How to Cool Down A Quick Temper
A “quick temper” is one of my biggest struggles. I like it speedy, convenient and easy. Studies show that the time people are willing to wait in line has gone from four minutes to…twenty seconds!
Here are 7 ways to “ice down” your quick temper:
1. Overlook an offense.
Offenses are everywhere! Almost every hour, you have an opportunity for offense: highways, airplanes, offices, shopping centers.
Do you highlight or overlook those offenses? Can you just say, “It’s not a big deal, certainly not worth a battle.” Choose your battles carefully, and let them be well thought out, strategic and productive.
2. Pray before your day.
I have learned a major difference in my patience level when I spend at least 15 minutes in the morning in prayer. If I just rush out the door, I carry that “busyness” with me the entire day.
Ask the Holy Spirit, every day, to fill you with patience and “long-suffering.” When the hardest moment arrives, you will be surprised at how calm you remain!
3. Put it in perspective.
“So what” if you have to wait on the next elevator! In the scope of your day, your week, your year or your life it is only a “blip on the radar screen.”
So you missed the garbage. So you were late for work. So someone else got the last parking space right before you. Think about it…and put it in perspective.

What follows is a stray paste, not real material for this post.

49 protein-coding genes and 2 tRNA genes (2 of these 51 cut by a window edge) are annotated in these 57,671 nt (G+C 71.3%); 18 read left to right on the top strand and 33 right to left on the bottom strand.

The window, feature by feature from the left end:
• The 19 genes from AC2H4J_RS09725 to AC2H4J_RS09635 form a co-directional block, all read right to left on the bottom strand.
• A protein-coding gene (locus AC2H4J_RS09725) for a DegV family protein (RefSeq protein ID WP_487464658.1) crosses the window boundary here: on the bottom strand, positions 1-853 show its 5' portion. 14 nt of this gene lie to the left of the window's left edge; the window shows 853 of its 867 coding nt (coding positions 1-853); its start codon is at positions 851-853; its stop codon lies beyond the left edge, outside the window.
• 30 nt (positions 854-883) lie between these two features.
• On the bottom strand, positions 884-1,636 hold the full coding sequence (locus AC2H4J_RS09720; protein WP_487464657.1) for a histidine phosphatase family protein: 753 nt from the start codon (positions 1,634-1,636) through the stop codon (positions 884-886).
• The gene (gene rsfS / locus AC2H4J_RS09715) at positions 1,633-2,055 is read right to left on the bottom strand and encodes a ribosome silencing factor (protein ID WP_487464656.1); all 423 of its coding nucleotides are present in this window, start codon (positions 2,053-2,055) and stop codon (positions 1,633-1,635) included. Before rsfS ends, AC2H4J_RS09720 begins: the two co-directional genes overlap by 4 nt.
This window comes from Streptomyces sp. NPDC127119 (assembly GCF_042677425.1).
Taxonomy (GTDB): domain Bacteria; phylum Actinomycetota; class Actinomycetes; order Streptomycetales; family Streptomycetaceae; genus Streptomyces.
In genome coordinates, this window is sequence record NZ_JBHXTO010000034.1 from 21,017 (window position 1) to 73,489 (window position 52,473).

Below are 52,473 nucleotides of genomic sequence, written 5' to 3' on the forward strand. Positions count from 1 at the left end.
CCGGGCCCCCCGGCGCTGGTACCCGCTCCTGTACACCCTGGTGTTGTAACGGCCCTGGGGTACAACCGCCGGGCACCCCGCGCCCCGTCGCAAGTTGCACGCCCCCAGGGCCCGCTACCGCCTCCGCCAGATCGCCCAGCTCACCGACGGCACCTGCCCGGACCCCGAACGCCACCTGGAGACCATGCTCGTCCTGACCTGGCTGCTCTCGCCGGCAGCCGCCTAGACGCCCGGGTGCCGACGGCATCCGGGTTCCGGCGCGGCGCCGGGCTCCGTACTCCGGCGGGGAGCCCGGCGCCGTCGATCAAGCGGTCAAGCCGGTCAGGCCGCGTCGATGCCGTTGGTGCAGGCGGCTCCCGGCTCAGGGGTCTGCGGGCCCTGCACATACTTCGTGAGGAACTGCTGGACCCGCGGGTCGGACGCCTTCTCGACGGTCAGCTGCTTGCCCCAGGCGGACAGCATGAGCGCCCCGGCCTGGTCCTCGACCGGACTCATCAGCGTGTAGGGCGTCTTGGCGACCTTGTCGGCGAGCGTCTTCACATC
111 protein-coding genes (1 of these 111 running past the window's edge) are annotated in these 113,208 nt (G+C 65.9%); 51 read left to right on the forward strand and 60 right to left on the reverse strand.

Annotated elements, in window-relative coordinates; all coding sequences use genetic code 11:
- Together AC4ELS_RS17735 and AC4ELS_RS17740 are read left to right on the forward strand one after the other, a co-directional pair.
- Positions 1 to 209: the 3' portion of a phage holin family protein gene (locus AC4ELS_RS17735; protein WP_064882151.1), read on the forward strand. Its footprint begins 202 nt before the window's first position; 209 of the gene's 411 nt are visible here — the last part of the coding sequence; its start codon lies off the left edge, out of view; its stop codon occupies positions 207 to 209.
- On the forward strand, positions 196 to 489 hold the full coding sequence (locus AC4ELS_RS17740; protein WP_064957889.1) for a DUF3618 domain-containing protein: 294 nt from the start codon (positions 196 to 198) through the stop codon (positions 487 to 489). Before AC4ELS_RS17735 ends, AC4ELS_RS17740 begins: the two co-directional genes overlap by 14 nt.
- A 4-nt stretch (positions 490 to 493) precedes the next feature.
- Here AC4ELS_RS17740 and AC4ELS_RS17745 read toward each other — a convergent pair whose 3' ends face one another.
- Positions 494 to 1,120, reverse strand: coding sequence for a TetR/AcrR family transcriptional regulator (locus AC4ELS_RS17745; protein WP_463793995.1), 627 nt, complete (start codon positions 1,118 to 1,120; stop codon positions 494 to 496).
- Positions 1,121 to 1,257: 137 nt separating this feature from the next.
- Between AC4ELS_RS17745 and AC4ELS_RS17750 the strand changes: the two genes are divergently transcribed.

4. Sleep on it.
I’m a believer in a good nap! When I get sleepy, my quick temper can really loose.
Doctors say we all need 7-8 hours minimum of sleep at night. I also found that a quick “power nap” takes the edge off just enough for me to cope a whole lot better with annoyances.
5. Snap the trap.
Look at the possible consequences. That parking lot scuffle you are about to get into could mean a trip to the police station, a blemish on your record, and even the loss of a job.
So many road rage incidents are “traps” to destroy your reputation. Calm yourself down and think of your name in the newspaper!
6. Prepare for the battle.
Is there a particular situation that tries your patience more than others? Friday rush hour? Working on your budget together? Report card day?
Prepare for the battle. Talk yourself through it. Look ahead and look for the positive. Mental preparation is a secret to momentary explosion.
7. Take a Sabbath.
I recently learned that a “Sabbath” is not a “day off.” It is a time where you focus totally on your family, the things you enjoy, and your relationship to God.
When your weekly cycle includes time for these three things, your whole “frustration mechanism” winds down. You come back to focus. Things get into perspective. Your purpose in life becomes clear again.
Try these seven tips on maintaining a calm demeanor. Ask God to give you a “long fuse”—and keep it wet!